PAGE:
From where I stand now, we have a great deal in common as, when confronted with a BS assertion, I rather enjoy demolishing theist’s arguments and/or make them run away. - - - I figured out religion was BS when I was in grade-school. When I was young the term atheist was defined as: a person that worships the devil, rapes virgins, and sacrifices animals in bloody sadistic rituals above the graves of Christians. Seriously. (Got to love the way Christians define things). When I was very young (early grade school) I figured religion (not representative of reality) was a mind-fuck game adults used to control young children. I incorrectly thought no (grown up) adult would be silly (childish) enough actually believed the BS they preached as I imagined most, with the exception of gullible children and the rare exception of a few adults with mental disorders, people did not believe in the silly (god) story. The term "Christian" simply meant you went to the church and played the make-believe game of pretending to believe in something no rational person could possibly accept as having any truth merit. When I realized many adults did not grow up to accept fact based reality over faith (belief without evidence) (defining truth as whatever they wish to believe). This was a very dark day I still remember: an intense feeling of dread for the future of mankind as I realized so many (theists) were out of sink with truth and reality.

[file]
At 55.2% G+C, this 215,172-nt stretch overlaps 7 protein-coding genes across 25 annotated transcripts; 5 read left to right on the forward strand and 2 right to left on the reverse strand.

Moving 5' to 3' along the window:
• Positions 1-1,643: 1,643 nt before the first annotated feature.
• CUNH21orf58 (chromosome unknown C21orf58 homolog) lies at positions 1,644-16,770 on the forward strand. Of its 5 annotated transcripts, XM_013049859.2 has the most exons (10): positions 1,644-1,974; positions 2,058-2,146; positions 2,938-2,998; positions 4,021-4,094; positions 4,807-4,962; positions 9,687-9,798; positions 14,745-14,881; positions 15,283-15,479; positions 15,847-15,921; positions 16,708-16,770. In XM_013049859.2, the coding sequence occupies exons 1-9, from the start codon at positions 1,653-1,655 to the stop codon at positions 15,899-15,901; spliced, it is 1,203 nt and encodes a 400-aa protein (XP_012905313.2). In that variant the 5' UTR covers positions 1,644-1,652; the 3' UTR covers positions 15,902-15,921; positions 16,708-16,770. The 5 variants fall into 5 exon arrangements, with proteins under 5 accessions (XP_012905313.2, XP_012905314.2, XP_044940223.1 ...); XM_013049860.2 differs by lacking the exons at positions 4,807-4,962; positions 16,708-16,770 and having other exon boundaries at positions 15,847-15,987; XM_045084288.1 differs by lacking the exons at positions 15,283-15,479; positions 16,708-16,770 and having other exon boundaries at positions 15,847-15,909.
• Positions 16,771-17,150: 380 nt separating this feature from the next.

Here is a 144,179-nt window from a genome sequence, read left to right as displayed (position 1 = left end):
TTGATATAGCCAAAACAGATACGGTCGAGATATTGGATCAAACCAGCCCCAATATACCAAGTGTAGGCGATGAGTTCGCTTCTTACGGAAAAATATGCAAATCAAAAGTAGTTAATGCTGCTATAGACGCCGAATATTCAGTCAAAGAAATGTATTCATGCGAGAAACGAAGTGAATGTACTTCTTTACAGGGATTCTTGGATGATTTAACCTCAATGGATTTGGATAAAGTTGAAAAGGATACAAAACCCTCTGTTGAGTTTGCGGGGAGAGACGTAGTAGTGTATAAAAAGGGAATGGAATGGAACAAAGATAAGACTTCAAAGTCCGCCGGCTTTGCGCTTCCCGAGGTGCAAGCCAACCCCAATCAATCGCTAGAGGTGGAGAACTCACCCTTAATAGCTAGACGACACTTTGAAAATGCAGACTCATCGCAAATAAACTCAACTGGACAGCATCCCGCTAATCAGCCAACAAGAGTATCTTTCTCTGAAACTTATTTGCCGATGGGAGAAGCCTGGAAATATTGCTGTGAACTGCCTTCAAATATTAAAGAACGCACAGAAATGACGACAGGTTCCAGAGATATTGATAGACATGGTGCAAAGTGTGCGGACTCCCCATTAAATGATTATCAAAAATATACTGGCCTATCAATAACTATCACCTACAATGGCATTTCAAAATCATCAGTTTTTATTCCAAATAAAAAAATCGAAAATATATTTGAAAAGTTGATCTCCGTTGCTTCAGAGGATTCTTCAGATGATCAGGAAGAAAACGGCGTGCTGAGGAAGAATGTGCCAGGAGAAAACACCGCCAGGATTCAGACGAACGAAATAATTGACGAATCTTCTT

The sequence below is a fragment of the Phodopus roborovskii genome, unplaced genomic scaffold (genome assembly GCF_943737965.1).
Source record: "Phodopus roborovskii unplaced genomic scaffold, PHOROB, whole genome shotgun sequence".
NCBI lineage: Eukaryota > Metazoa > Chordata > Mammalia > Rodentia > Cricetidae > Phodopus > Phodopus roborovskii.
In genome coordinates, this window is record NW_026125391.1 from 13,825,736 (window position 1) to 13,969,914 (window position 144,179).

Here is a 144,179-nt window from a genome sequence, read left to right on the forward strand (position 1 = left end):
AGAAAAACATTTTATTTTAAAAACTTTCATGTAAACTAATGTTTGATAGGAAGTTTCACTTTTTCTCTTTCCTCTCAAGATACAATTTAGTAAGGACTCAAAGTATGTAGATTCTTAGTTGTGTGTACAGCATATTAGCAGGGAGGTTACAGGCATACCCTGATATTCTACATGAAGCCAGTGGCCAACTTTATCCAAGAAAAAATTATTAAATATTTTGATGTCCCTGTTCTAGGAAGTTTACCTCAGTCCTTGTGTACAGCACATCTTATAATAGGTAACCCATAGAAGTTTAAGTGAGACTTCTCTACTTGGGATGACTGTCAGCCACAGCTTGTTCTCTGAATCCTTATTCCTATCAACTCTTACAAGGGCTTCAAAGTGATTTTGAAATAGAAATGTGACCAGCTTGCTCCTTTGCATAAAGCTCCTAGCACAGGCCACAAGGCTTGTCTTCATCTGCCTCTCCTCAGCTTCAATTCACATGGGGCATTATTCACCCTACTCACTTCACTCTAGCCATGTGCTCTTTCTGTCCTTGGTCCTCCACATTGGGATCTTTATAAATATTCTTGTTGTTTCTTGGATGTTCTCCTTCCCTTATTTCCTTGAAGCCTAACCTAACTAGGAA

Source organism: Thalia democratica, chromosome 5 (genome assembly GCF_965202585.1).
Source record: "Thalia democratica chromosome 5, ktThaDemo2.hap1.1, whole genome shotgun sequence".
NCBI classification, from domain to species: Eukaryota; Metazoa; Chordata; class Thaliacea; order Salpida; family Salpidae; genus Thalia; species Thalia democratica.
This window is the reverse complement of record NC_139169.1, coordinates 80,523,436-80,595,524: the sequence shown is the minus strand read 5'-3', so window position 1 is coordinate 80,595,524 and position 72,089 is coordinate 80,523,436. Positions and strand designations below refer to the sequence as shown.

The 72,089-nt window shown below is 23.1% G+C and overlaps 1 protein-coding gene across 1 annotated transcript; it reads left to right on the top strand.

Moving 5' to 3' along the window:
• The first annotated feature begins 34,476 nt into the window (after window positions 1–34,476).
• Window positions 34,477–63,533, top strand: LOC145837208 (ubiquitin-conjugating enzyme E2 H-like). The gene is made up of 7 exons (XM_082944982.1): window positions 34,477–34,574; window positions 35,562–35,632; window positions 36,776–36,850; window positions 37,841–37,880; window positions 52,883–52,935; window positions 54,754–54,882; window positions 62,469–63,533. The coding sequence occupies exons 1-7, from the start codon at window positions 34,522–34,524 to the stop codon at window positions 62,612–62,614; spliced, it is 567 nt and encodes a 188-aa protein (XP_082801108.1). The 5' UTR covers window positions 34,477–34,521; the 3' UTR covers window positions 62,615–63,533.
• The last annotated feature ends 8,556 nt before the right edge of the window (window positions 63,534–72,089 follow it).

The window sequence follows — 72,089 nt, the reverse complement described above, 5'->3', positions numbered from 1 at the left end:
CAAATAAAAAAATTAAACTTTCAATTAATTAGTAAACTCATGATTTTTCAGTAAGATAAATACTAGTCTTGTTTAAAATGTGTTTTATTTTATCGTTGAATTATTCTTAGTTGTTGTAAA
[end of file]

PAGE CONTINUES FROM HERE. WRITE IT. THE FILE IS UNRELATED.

3

I often jokingly answer that question by saying reading the bible -- I started Genesis a Xtian and finished Revelations an atheist. It's not that simple, of course, tho that was a big part of my beginning to drift away from belief. In the end, after investigating a lot of different religions from Western to Eastern to Pagan,I simply accepted that I couldn't believe in the supernatural no matter how it was packaged or who was packaging it.

To the best of my knowledge, I'm the only family atheist. They all know I'm an atheist -- I don't parade it but I don't hide it either -- but no one has ever said anything to me about it. We're not a talking or sharing feelings type family.